Jean Barker hopes to make a name for herself in Hollywood. After signing a contract for scriptwriting duties in February, she relocated to Los Angeles. Channel24 had an interesting interview with her – well worth reading if you have any movie-making ambitions – or if you are just curious about the experience.
On moving to LA:
I was attacked by bed bugs on arrival in my nasty motel room so I spent the first few weeks looking diseased. Combined with a foreign accent? Not fun. I kept offending people without meaning to by discussing politics and religion. I missed my friends, my mother, the air, the sea, and the sound of South African voices. I found everybody attractive, even the dumb asshole guys, because they all had cute American accents.
Not surprisingly, if you have ever been to LA, traffic is her biggest bugbear:
I guess the traffic is the biggest ongoing challenge. I spent five hours in traffic today. Usually I can keep it under two hours if I plan well.
When asked which movies inspire her, she had a broad list that includes E.T., Children of Men and District 9. But the real inspiration are the people she meets on the job:
This isn‘t a fair question. How long do you have? It’s also sometimes about seeing people who get to meet making films, and realising that actual people, not mythical beings, achieve this stuff.
And her thoughts on what can make movies better? It’s a mix of predictable musings, somewhat naive ideas and the rising truth that all the action is on TV because it takes actual risks:
The courage to tell new stories, to find the universal in the specific. This means fewer fat people / farting people jokes / poop jokes / hate jokes / death / explosions and better characters. This means spending less money per film and making more low and medium-budget films. This means fewer sequels, star vehicles and adaptations. In a way I think TV points the way forward for movies. I love movies, but I spend more actual hours watching TV series. Don’t you? That may be because TV is taking “risks” – it’s exploring racial diversity, femininity and things you don’t find in the old boys’ club of movies – at least, not at as much. I also wish “art” movies wouldn’t fear being entertaining, or enjoyable, the way they often seem to.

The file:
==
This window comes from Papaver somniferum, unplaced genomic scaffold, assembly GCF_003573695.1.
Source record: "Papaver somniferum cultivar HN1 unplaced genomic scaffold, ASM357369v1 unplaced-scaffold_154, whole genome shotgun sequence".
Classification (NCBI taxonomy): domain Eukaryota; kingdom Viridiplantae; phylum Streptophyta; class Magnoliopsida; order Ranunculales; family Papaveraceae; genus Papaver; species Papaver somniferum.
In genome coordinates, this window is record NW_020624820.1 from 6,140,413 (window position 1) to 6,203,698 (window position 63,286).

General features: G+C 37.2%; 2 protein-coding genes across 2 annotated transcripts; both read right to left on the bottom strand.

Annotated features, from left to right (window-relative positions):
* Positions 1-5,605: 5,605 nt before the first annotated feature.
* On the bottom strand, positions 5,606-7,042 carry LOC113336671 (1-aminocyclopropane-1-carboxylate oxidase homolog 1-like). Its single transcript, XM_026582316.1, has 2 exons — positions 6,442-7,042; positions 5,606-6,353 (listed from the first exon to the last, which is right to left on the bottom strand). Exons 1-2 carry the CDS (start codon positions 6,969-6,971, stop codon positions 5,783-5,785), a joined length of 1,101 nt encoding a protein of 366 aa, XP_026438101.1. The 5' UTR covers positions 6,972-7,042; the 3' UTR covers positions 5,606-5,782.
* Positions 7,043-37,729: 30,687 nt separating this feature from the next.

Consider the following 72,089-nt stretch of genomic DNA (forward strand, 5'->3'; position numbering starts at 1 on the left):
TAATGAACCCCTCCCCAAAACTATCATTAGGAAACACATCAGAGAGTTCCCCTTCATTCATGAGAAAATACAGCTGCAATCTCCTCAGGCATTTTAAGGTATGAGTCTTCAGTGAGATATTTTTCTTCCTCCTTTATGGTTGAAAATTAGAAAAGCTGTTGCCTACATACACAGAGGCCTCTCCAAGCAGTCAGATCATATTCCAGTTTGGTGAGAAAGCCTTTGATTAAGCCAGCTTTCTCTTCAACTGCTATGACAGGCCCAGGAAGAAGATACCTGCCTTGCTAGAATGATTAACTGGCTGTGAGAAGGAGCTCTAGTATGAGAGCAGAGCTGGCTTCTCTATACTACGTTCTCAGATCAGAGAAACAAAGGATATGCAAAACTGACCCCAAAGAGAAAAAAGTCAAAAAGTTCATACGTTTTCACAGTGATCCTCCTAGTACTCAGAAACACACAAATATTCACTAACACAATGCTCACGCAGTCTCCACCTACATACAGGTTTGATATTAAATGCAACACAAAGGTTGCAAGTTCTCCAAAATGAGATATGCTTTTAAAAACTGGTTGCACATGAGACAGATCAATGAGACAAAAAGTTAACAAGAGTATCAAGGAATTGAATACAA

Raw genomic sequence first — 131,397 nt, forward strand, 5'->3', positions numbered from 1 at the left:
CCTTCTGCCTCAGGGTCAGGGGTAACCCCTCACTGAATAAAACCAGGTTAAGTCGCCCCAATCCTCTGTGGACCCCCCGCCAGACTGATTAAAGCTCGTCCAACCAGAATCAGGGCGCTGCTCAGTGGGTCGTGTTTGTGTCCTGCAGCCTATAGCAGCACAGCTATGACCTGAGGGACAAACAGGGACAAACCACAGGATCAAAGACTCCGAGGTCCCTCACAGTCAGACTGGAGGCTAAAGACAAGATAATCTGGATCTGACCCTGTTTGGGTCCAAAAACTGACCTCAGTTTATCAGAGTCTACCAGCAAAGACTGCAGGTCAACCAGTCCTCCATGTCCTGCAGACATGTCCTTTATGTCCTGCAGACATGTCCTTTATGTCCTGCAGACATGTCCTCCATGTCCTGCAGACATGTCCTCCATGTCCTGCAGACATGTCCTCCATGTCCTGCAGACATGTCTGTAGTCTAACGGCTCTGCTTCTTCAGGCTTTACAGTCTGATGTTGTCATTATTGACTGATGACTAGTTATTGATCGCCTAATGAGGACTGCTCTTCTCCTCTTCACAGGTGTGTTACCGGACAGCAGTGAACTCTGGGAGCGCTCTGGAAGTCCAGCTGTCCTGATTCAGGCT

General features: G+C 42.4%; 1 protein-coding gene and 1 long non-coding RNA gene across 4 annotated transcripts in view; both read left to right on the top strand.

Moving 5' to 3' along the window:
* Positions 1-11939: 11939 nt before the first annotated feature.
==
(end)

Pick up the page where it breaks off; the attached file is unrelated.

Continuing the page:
Finally, some career advice for those who want to make it?
Don’t be crazy. But if you can’t help chasing this dream, then don’t do it for the fame, the money or the power. Learn a little bit about what everybody on a film set does, and then find really great people you trust to collaborate with and never, ever try to do their jobs for them. You have to love your co-creators and respect them, because you’ll be stuck with them for 12-16 hour days, for months on end. Get training – whether on the job, or in film school, or both – in your chosen profession. Stay humble, stay curious. Be a nice person, even when you’re really tired and especially when you’re drunk.
Read the full interview, including her thought son festivals, making it big one day and the kind of stories she wants to tell, over at Channel24.
Last Updated: June 12, 2015